Wednesday, March 27, 2013

Special Education and Student Services Newsletter for April: Puzzle Pieces and Fireworks

Special Education and Student Services Newsletter for April: Puzzle Pieces and Fireworks 

April is Autism Awareness Month.  You will often see a Puzzle Piece representing Autism.  On a nationwide level, the Puzzle Piece symbol reflects the mystery and complexity of Autism Spectrum Disorder (ASD).  Also, since every puzzle piece is different in some way, a puzzle piece accurately represents the diversity of the individuals affected. 

It seems like special education is often like puzzle pieces:  
  • In our programs our students are each unique little pieces of a puzzle - everyone with different personalities and disabilities, but all fitting together in a classroom puzzle thanks to efforts of staff.
  • In a recent IEP meeting a parent talked about how her child didn't really fit perfectly into a specific category of special education, but seemed to have parts of different categories making him his own unique special person.  This is similar to a board puzzle with pieces coming in different colors and shapes, but ultimately all fitting together.  
  • Building special education staff each have different pieces of experiences, philosophies, skills, interests, personalities, and ideas. It doesn't make one way right or wrong - they are just each different.  Like a puzzle though, we must all fit together to make a beautiful picture of student success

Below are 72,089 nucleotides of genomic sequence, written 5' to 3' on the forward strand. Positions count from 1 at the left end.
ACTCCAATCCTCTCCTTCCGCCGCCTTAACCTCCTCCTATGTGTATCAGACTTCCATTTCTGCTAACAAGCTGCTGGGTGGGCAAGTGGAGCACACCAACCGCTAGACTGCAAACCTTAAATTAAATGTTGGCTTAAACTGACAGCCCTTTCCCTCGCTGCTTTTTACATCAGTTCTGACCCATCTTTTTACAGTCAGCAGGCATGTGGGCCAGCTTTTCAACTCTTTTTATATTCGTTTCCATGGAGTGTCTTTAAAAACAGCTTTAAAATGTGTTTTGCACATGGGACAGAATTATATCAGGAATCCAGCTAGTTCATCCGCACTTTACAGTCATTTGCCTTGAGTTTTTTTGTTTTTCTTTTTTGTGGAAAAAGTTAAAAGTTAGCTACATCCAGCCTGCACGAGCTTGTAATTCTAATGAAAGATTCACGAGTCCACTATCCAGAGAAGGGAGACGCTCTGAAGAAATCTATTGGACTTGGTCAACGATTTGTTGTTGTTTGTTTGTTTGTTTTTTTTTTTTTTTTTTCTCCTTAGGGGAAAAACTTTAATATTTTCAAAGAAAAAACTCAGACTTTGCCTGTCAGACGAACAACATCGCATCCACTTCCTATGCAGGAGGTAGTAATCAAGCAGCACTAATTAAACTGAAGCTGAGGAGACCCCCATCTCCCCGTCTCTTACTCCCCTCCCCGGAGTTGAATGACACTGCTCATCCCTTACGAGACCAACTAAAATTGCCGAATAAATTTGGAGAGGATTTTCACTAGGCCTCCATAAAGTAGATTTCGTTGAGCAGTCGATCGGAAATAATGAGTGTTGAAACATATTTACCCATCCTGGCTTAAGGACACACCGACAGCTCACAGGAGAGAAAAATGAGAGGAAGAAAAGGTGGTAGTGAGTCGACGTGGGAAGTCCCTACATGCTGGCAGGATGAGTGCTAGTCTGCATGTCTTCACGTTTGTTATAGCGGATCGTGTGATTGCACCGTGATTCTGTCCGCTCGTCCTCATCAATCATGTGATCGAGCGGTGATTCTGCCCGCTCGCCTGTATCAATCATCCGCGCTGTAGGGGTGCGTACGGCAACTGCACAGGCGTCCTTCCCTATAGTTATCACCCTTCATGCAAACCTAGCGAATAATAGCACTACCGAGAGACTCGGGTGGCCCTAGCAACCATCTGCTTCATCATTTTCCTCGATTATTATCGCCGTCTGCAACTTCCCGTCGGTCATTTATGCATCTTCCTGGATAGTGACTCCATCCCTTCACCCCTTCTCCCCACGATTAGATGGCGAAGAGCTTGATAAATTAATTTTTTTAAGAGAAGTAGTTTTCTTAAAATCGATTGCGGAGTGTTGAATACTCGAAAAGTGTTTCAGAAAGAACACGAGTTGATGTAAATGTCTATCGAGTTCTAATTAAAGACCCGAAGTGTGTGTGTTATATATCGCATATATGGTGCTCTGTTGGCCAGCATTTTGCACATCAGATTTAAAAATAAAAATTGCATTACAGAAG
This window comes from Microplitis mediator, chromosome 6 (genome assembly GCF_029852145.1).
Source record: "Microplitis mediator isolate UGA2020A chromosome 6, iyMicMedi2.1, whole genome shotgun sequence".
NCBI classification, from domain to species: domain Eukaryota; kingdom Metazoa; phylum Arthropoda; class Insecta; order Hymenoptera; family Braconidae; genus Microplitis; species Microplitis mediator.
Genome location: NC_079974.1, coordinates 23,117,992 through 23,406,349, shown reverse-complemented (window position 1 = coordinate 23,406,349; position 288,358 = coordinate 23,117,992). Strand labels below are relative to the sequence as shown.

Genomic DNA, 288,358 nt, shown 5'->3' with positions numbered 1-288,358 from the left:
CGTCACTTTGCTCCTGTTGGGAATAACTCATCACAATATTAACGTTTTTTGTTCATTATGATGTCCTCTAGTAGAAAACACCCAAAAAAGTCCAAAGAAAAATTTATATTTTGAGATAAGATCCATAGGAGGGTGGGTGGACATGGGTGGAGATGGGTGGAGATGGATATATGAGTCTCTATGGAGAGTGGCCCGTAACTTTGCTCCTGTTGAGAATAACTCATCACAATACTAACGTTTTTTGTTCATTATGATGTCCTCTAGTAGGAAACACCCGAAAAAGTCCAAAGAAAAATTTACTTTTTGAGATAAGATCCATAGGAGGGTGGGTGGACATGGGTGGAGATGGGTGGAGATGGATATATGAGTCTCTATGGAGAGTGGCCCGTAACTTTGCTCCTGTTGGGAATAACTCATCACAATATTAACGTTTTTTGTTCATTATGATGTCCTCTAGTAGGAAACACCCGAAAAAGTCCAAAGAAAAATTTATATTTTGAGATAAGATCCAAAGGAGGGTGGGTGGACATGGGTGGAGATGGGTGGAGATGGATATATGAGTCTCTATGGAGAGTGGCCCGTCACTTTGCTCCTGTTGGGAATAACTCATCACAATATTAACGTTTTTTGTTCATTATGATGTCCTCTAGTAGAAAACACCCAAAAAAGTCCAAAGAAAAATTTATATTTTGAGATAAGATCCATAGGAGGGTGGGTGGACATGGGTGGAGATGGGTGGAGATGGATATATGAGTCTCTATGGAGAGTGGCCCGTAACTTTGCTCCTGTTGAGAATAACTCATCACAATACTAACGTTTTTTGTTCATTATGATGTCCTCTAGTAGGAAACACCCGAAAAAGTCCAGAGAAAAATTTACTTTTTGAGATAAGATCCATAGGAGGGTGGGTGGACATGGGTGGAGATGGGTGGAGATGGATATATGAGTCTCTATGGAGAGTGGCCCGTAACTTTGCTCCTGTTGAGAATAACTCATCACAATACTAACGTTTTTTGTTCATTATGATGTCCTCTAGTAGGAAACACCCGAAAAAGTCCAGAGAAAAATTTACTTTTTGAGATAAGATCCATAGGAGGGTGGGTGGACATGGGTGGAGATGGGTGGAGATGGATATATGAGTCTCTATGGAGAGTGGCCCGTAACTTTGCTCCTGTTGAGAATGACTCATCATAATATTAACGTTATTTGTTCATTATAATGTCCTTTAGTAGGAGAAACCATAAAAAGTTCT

• EBD students are a picture that have many puzzle pieces including parents, teachers, social workers, school based mental health counselors, psychiatrists, guidance counselors, and school psychologists
  • This school year we have had four adults complete the requirements for a high school diploma through our Medford Adult Diploma Academy.  They spent years without a diploma not being able to apply for a job and feeling bad about themselves.  Now, MADA gave them the final piece to build their life back up. It is a glorious picture to them and their families. 
  • Our students with disabilities are very challenging puzzles.  We spend countless hours and energy trying to find answers or looking for the right puzzle pieces to put together.  Why is he acting like that - is it his cognitive ability or is it his emotional disabilities? Why doesn't he come to school - what can we try to get him here? He screams at the end of each day - how can we get him on the bus? She hasn't been to school since the birth of her baby - what can we do to get her back to school to finish her diploma? What should we do with students when they are 18-21 year olds? Should she be in Adaptive PE due to her diabetes or no?  How do we help our Down Syndrome student and explain to him that his mom is having heart surgery?  Should we recommend MIgisi or Mikan for that student? Each and all of our students have their perplexities and challenges as we spend not days or months, but sometimes years finding the right piece or pieces to make that difference.  
  • Life is a puzzle that doesn't always make sense.  My step-sister Judy has lost her mom and three aunts to cancer, grandma and grandpas have passed away, her brother Dale died in a snowmobile accident, and she is now raising her first child Collin with Leukodystrophy which is a life threatening genetic disorder.  Why does this have to happen to her is asked by many people? Collin though has become a huge puzzle piece to his family, friends of his family, and his local community.  He has brought them together to make some joy even in these circumstances.